may agree as to the law that will govern their transactions,
even as to issues going to the validity of the
contract.” Id. (citing Kronovet v.
Lipchin, 414 A.2d 1096, 1104 (Md. 1980); Nat'l
Glass, Inc. v. J.C. Penney Props., Inc., 650 A.2d 246,
248 (Md. 1994)). Further, under Maryland law, the court
“should presume that a parties' choice of law is
enforceable.” Ameritox, Ltd. v. Savelich, 92
F.Supp.3d 389, 396 (D. Md. 2015). A choice-of-law provision
will not be honored, however, if “1) the state whose
law is chosen has no substantial relationship to the parties
or the transaction; or 2) the strong fundamental public
policy of the forum state precludes the application of the
choice of law provision.” Taylor, 906 F.Supp.
at 294 (quoting Am. Motorists Ins. Co. v. ARTRA Group,
Inc., 659 A.2d 1295, 1301 (Md. 1995)).
plaintiff argues that Delaware does not have a substantial
connection to the transactions at issue in this case. (ECF
No. 36 at 2). Specifically, plaintiff argues, defendant
Overlea is “a Maryland liability company doing business
in Maryland” that transacted with plaintiff “for
the delivery of food and food-related goods and services
delivered within the State of Maryland.” (ECF No. 36 at
3). Additionally, plaintiff argues, Crittenden, as guarantor,
“guaranteed payment for these food and food-related
goods and services order [sic] and delivered within the State
of Maryland.” Id. Finally, plaintiff states
that “the transactions resulting in the breaches at
issue also occurred within the State of Maryland.”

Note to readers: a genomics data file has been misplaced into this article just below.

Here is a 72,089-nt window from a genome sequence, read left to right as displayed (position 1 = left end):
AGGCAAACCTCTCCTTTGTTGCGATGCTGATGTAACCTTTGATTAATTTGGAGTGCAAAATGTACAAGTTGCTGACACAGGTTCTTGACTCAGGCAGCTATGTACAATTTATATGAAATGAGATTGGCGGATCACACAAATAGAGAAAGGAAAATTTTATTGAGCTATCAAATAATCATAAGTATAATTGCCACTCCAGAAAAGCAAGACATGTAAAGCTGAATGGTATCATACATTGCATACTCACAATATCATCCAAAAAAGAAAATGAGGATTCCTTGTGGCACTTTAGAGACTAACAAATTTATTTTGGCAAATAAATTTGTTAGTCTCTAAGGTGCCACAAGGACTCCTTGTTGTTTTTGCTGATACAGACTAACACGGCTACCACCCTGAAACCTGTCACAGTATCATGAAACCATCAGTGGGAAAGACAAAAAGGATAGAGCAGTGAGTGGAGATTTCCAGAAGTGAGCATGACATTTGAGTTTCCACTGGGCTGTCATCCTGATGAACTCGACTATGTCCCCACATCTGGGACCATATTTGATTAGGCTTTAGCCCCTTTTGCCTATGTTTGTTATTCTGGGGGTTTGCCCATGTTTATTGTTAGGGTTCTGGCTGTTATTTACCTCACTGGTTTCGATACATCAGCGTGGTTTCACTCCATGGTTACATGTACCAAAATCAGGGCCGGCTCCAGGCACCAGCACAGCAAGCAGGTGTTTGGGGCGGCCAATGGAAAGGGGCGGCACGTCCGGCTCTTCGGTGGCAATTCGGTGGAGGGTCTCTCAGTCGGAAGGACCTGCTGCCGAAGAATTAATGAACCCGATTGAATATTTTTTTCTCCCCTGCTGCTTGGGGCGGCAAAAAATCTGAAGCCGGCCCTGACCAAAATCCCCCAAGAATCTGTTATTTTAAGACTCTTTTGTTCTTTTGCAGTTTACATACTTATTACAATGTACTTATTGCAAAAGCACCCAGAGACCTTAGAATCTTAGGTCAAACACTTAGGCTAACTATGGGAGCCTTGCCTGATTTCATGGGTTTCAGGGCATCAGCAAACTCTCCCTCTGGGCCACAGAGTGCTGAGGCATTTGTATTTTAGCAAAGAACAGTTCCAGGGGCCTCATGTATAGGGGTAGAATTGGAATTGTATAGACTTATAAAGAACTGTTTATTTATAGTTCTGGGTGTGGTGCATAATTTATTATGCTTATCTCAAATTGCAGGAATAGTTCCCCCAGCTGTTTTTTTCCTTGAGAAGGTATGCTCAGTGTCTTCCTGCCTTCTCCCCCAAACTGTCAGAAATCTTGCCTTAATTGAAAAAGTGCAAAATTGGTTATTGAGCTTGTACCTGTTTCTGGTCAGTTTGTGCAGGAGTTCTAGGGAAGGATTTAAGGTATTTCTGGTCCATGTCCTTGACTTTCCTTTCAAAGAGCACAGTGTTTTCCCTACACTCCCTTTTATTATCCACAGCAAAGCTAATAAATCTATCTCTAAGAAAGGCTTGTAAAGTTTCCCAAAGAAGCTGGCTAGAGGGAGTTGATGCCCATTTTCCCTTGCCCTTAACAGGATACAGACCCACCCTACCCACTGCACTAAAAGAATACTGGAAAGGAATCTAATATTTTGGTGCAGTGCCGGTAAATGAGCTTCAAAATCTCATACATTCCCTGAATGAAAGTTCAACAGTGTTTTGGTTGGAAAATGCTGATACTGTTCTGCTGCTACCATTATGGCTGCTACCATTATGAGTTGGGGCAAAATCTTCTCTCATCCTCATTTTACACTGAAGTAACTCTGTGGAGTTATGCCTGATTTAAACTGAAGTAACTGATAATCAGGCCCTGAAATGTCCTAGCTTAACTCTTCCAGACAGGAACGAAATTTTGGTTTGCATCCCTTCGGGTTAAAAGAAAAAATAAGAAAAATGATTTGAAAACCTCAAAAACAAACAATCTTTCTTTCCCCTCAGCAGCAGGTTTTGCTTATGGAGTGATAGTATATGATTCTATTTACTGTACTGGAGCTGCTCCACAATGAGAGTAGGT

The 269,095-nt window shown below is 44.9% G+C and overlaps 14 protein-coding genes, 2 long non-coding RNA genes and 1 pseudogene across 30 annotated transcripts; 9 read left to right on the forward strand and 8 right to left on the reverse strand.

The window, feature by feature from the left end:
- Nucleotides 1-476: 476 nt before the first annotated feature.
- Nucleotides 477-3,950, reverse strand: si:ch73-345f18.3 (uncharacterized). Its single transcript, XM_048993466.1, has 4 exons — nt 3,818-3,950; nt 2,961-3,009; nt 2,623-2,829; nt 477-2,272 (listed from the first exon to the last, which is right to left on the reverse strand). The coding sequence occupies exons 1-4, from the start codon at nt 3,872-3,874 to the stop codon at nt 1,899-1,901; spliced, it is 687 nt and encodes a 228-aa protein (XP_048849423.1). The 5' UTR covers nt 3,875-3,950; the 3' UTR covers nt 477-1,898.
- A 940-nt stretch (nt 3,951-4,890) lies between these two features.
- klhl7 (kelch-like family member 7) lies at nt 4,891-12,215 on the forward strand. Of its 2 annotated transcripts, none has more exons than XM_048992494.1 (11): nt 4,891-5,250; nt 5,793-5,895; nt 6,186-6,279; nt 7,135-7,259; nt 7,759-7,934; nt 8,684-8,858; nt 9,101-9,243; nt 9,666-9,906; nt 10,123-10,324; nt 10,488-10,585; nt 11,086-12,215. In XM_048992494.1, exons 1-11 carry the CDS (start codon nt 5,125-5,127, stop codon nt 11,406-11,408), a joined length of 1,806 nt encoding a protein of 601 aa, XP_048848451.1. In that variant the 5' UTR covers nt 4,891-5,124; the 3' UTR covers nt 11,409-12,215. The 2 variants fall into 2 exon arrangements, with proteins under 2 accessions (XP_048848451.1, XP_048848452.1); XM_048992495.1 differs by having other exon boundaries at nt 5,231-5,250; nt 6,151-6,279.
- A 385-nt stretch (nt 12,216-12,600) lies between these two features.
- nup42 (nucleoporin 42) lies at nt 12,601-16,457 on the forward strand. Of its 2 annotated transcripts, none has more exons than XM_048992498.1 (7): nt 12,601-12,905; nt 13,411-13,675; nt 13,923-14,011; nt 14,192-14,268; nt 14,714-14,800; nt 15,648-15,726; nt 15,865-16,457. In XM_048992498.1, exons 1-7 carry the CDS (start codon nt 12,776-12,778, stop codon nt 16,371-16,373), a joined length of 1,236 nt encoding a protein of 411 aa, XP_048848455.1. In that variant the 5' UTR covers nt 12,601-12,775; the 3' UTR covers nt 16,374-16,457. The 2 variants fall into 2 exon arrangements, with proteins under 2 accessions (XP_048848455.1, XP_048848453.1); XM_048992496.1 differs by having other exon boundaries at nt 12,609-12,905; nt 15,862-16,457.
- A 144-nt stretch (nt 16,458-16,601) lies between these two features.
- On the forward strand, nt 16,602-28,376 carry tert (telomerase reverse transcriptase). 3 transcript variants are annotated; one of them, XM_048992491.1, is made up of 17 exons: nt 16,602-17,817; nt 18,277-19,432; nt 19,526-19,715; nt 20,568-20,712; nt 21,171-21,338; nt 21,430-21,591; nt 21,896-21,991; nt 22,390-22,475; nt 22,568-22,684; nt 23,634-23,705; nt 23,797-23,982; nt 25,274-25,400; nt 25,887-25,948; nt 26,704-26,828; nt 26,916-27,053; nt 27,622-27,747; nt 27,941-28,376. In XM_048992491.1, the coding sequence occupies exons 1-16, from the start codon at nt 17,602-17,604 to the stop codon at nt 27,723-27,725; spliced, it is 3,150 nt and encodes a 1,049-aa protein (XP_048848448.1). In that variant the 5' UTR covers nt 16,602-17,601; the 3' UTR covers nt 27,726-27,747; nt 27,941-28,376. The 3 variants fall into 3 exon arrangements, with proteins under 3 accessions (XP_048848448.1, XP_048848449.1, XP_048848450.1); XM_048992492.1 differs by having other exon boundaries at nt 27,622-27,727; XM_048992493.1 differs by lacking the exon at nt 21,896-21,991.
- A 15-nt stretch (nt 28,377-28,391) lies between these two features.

Id. For these reasons, plaintiff argues that the
court should apply Maryland law to its claims.
Fourth Circuit has previously held, however, that “a
party's state of incorporation provides the necessary
‘substantial relationship' for application of its
laws.” Ciena Corp. v. Jarrard, 203 F.3d 312,
324 (4th Cir. 2000) (finding that it was not unreasonable for
the plaintiff to select the law of Delaware, its state of
incorporation, to govern its contracts even though its
principal place of business was Maryland). Here, although
Delaware may not have a substantial connection to the
transactions at issue, Delaware does have a substantial
relationship to plaintiff, as plaintiff is incorporated in
the state of Delaware. (ECF No. 1 at 1). Accordingly,
plaintiff has not offered any evidence that Delaware
“has no substantial relationship to the parties
or the transaction.” Taylor, 906
F.Supp. at 294 (emphasis added). Similarly, plaintiff has not
argued that “the strong fundamental public policy of
[Maryland] precludes the application of the choice of law
provision.” Id. In sum, ...